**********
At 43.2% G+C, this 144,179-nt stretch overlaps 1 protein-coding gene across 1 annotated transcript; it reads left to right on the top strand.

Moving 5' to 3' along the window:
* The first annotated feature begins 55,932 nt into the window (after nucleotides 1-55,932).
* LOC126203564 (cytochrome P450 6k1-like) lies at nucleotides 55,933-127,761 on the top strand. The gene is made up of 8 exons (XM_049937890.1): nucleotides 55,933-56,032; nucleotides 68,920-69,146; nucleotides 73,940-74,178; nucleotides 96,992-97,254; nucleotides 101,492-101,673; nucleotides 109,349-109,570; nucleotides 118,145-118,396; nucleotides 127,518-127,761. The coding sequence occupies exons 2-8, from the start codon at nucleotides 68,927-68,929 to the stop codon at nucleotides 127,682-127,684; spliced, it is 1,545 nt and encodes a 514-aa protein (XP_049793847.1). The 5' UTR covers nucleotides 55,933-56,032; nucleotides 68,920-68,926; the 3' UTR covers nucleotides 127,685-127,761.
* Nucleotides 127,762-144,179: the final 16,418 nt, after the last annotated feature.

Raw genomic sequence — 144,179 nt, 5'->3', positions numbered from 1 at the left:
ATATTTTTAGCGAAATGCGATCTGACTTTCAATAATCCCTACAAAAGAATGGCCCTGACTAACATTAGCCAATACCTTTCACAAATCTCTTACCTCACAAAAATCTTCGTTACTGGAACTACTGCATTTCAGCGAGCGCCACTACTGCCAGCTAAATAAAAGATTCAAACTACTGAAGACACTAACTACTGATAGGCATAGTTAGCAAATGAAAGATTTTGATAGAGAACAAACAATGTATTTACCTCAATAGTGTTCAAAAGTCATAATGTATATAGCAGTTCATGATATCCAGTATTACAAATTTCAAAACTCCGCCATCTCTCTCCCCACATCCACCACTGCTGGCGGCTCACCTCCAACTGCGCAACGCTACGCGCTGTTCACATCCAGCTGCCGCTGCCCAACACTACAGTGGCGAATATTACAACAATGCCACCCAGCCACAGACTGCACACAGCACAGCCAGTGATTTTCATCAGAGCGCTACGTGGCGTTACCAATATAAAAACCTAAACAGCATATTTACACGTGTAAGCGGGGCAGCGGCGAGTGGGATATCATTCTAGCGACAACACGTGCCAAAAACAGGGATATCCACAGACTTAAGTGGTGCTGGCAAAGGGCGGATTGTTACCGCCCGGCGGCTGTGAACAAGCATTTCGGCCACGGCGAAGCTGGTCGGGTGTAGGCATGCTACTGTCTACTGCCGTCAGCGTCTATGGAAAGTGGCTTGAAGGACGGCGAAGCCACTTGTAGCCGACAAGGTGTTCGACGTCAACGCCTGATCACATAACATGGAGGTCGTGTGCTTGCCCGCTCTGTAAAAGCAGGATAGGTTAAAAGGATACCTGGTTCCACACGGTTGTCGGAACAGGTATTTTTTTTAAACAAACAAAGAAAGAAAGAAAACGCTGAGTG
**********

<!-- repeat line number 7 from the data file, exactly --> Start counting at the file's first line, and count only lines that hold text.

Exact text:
ATATTTTTAGCGAAATGCGATCTGACTTTCAATAATCCCTACAAAAGAATGGCCCTGACTAACATTAGCCAATACCTTTCACAAATCTCTTACCTCACAAAAATCTTCGTTACTGGAACTACTGCATTTCAGCGAGCGCCACTACTGCCAGCTAAATAAAAGATTCAAACTACTGAAGACACTAACTACTGATAGGCATAGTTAGCAAATGAAAGATTTTGATAGAGAACAAACAATGTATTTACCTCAATAGTGTTCAAAAGTCATAATGTATATAGCAGTTCATGATATCCAGTATTACAAATTTCAAAACTCCGCCATCTCTCTCCCCACATCCACCACTGCTGGCGGCTCACCTCCAACTGCGCAACGCTACGCGCTGTTCACATCCAGCTGCCGCTGCCCAACACTACAGTGGCGAATATTACAACAATGCCACCCAGCCACAGACTGCACACAGCACAGCCAGTGATTTTCATCAGAGCGCTACGTGGCGTTACCAATATAAAAACCTAAACAGCATATTTACACGTGTAAGCGGGGCAGCGGCGAGTGGGATATCATTCTAGCGACAACACGTGCCAAAAACAGGGATATCCACAGACTTAAGTGGTGCTGGCAAAGGGCGGATTGTTACCGCCCGGCGGCTGTGAACAAGCATTTCGGCCACGGCGAAGCTGGTCGGGTGTAGGCATGCTACTGTCTACTGCCGTCAGCGTCTATGGAAAGTGGCTTGAAGGACGGCGAAGCCACTTGTAGCCGACAAGGTGTTCGACGTCAACGCCTGATCACATAACATGGAGGTCGTGTGCTTGCCCGCTCTGTAAAAGCAGGATAGGTTAAAAGGATACCTGGTTCCACACGGTTGTCGGAACAGGTATTTTTTTTAAACAAACAAAGAAAGAAAGAAAACGCTGAGTG